“He doesn’t seem to have the ability to keep himself from engaging in this type of behavior,” he told a jury. “He’s been an extremely difficult patient.” Forensic psychologist Theodore Donaldson testified for the defense that Hydrick doesn’t have a mental illness.

The addition of dramatic testimony from the victims, who are now 35 to 40 years old, will attempt to portray Hydrick as a “boogeyman,” Allen said, when the focus of the hearing should be on expert testimony.

“So before (jurors) even start hearing from the scientists about whether or not this guy’s got a mental disorder and whether or not that mental disorder could possibly cause him to be dangerous, which is what the statue requires, they’re already trying to make certain that they never have to see him in their backyard,” Allen said.

Before his 1989 sentencing, Hydrick was a near mythical figure. He once told the Los Angeles Times that his mother had abandoned him in a trash can when he was a year old. He said he took karate lessons as a child after seeing a brother beaten to death. An editor at “Inside Kung Fu” once said Hydrick was the only person besides Bruce Lee who could kick an object 11 feet off the ground, and in the 1980s, he appeared on several TV shows, including “That’s Incredible!” and “Ripley’s Believe It or Not.”

Once proclaimed “the world’s leading psychic,” he also committed several crimes in the 1980s that bolstered his reputation when he became a reputed escape artist. In 1988, he gave the Los Angeles Times a list from a prison in his native South Carolina that indicated he had a record of 149 escapes from various institutions, usually by kicking down cell walls, bending bars or breaking handcuffs.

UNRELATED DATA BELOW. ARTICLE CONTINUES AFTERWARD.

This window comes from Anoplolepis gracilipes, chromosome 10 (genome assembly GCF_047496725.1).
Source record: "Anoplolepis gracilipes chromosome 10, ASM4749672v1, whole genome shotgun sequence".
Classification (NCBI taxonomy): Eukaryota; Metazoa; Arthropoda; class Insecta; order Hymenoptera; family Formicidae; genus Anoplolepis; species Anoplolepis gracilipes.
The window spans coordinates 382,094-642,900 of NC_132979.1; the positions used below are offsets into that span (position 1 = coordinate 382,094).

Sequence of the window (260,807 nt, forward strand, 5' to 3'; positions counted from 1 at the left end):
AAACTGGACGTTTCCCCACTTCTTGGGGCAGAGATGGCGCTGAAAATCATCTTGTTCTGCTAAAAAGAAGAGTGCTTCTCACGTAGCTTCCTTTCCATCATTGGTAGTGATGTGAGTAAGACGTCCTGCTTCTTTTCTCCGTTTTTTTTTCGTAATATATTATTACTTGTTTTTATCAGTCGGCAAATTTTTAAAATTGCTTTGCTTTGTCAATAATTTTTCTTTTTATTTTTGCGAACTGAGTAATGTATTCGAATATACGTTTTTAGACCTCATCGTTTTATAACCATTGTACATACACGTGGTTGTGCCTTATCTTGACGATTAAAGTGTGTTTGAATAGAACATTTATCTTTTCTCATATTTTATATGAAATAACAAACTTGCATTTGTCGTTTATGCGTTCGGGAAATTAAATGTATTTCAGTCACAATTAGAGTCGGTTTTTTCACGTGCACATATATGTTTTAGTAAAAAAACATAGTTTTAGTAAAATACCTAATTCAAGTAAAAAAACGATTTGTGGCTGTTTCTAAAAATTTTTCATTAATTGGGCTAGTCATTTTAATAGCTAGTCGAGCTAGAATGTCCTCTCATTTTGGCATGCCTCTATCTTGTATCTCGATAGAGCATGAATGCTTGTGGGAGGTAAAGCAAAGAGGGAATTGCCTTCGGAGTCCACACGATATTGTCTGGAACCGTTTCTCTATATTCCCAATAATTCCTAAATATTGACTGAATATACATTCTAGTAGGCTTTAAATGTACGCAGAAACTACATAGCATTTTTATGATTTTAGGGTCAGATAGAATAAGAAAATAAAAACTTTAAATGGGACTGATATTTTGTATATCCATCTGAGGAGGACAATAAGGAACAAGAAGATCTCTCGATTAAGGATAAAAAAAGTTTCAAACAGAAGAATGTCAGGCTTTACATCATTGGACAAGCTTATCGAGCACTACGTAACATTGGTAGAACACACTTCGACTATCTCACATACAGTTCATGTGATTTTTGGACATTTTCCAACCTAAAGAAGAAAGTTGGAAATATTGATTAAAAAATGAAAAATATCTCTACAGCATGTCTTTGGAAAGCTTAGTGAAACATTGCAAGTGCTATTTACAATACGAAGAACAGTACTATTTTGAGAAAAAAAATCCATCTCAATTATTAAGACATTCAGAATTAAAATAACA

When San Luis Obispo Superior Court Judge Jacquelyn Duffy learned of his escape past during his trial a year ago, she ordered Hydrick cuffed to the defense table.

In 1988, Hydrick claimed most of his crimes were minor — including convictions for jaywalking and receiving stolen property. But one of them, from 1977, entailed a conviction for kidnapping and torture. Hydrick, who claimed he was one of the victims not assailants in that case, served 2½ years in Los Angeles County Jail then.

By the late '80s, his entertaining feats — including one in which the 6-foot-4 Hydrick smashed through 89 inches of concrete with a forearm and elbow blow — began attracting crowds.

“I plan to put on these breaking exhibitions around the country to raise money to help abused and neglected children,” he told the L.A. Times before the concrete smashing in 1988.

That same year, Orange County prosecutors would later say, he was using his notoriety not to help children but to lure them and abuse them. After pleading guilty to 11 felonies, Hydrick was sentenced to 17 years in prison, though he still maintained his innocence.

Twenty-five years later, the prosecution will suggest that a sick Hydrick is not fit to return to society. The defense will argue that Hydrick is not mentally ill and deserves to be released, now eight years after his maximum prison sentence.